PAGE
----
20th Century Photos That Changed the World

20th Century Photos That Changed the World

John killerlane - August 23, 2018

The sixteen photos which feature in this list may vary in their content and the emotional response that they elicit, but they all have one thing in common – they are as remarkable as they are captivating. They cover themes of war and politics, love and hate, peace and violence as well as life and death. These photos achieved both national and international fame and acclaim. Prepare to be amazed by theses award-winning photographs.

20th Century Photos That Changed the World
“The Kiss” listverse.com

1. “The Kiss” taken directly after Japan’s surrender is one of the world’s most recognized photos… But these days there is a different message.

One of the most famous images of the 20th century captures a jubilant scene following Japan’s surrender which brought an end to the Second World War. A sailor, George Mendonsa, grabs a nurse, Greta Zimmer Friedman, and passionately kisses her. The image is captured by Life magazine photographer Alfred Eisenstaedt and later features in the magazine. However, all is not quite what it seems at first glance. It turns out that Zimmer Friedman was a complete stranger to Mendonsa and that in the euphoria of the moment he had grabbed her and planted that famous kiss on her lips.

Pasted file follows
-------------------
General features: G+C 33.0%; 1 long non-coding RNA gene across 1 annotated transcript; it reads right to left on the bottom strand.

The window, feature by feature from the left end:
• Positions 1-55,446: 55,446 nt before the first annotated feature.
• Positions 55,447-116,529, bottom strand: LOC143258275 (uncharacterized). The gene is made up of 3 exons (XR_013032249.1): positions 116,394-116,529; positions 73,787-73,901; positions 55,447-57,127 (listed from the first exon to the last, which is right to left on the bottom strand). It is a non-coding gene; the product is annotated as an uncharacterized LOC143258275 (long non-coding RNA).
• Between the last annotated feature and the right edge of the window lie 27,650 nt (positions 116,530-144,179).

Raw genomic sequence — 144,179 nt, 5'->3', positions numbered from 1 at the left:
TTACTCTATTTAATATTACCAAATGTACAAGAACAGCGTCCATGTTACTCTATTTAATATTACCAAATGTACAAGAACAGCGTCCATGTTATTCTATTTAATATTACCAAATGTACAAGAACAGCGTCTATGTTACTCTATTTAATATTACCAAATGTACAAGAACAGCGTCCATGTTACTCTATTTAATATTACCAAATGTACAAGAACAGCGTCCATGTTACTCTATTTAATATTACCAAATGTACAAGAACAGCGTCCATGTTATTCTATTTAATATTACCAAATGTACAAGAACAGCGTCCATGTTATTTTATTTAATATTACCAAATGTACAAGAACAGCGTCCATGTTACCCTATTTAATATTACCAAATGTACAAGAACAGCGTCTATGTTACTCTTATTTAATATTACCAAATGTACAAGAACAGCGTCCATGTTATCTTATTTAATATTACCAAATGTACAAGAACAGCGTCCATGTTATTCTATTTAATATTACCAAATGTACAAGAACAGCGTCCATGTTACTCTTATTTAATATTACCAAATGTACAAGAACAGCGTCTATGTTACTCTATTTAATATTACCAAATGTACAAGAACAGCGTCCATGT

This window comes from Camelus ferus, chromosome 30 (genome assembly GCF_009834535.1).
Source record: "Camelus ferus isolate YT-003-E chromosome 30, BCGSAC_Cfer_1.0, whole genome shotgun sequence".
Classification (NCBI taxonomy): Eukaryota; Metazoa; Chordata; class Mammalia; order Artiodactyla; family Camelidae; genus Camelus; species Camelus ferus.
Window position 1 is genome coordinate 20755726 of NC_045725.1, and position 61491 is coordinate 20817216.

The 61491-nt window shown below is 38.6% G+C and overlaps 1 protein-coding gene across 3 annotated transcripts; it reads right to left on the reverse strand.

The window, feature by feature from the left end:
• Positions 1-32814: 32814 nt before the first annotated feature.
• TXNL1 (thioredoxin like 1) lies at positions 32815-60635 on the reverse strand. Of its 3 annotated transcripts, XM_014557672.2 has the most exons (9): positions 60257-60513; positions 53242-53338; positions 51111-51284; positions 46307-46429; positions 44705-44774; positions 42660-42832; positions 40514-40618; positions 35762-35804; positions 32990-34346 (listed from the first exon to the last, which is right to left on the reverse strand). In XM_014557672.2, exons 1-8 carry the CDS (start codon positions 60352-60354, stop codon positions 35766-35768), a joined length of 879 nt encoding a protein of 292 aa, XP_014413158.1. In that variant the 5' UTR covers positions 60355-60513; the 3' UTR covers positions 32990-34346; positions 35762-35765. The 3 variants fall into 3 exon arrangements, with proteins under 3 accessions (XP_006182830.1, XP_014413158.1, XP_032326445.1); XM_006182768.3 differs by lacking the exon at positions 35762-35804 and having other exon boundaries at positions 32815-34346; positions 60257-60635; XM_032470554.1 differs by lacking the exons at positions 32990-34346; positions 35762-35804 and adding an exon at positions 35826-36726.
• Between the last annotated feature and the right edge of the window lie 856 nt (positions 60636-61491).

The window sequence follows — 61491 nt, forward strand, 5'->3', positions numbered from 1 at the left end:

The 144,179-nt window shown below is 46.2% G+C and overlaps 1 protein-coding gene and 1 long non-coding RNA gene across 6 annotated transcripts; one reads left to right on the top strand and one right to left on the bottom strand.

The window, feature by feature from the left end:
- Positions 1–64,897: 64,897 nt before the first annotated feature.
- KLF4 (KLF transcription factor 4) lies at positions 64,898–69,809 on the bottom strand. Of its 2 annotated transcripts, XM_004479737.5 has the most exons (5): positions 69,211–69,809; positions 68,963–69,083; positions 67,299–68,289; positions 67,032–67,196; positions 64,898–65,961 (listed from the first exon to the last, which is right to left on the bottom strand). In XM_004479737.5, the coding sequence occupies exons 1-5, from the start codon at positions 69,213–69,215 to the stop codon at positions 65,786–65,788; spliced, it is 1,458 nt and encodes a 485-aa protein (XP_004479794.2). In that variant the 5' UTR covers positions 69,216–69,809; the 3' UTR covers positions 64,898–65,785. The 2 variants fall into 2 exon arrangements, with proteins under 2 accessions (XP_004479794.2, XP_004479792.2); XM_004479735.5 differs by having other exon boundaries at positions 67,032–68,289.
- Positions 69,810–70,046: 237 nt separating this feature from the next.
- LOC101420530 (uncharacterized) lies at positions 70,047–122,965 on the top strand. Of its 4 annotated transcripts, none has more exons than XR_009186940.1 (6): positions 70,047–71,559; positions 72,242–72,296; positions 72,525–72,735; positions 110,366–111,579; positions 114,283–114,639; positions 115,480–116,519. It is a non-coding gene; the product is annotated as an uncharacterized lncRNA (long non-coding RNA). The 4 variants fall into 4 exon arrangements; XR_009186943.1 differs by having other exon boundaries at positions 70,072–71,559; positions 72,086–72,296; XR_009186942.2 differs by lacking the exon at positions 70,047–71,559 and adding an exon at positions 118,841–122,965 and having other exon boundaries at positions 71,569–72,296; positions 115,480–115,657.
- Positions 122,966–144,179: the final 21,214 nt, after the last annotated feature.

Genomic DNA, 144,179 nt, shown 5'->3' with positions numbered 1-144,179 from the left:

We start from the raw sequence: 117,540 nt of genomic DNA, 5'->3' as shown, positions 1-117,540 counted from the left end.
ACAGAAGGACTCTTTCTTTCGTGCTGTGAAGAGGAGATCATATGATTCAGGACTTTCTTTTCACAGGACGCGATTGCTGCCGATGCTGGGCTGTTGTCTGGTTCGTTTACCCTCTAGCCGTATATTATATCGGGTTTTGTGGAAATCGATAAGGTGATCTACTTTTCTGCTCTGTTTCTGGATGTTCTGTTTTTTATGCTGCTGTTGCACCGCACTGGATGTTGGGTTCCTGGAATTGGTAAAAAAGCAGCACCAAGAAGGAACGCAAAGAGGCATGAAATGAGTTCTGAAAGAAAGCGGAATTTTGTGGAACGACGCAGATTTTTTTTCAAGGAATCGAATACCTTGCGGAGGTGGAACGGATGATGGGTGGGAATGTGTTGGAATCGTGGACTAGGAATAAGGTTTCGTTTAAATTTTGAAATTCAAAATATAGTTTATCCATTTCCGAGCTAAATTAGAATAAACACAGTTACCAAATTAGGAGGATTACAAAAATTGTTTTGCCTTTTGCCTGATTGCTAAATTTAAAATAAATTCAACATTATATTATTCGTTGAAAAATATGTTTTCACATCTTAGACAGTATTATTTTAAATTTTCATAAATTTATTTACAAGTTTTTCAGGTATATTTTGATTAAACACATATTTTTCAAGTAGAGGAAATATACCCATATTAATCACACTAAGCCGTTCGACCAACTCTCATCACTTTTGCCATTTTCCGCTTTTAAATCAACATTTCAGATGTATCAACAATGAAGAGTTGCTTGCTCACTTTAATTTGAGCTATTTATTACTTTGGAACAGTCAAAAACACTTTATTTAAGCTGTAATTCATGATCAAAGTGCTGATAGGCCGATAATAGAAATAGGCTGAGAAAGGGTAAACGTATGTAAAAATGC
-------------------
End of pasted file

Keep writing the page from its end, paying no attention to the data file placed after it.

Mendonsa had served in the Second World War and at the time was at home on leave. He was due to report back for duty later that day. Beforehand Mendonsa went on a date with his future wife, Rita Perry. They went to Radio City Music Hall to watch a matinee movie when about halfway through, the lights came on and they were informed that the war was over, that the Japanese had surrendered. They went into a nearby bar to celebrate. Reflecting on the occasion, Mendonsa said that he was “popping the booze and everyone was half bombed.”
They move on to Times Square where Mendonsa spots a group of nurses and he has a flashback to the aftermath of a kamikaze attack on an aircraft carrier, the USS Bunker Hill, and how the nurses treated and cared for the wounded following the attack. With that memory fresh in his mind and admittedly a little intoxicated by alcohol and the euphoria of the moment he grabbed Zimmer Friedman and kissed her. Eisenstaedt just happened to be in the right place at the right time to capture the iconic image. Eisenstaedt admitted later that had Mendonsa being wearing a white uniform and Zimmer Friedman wearing black then he would never have taken the photo.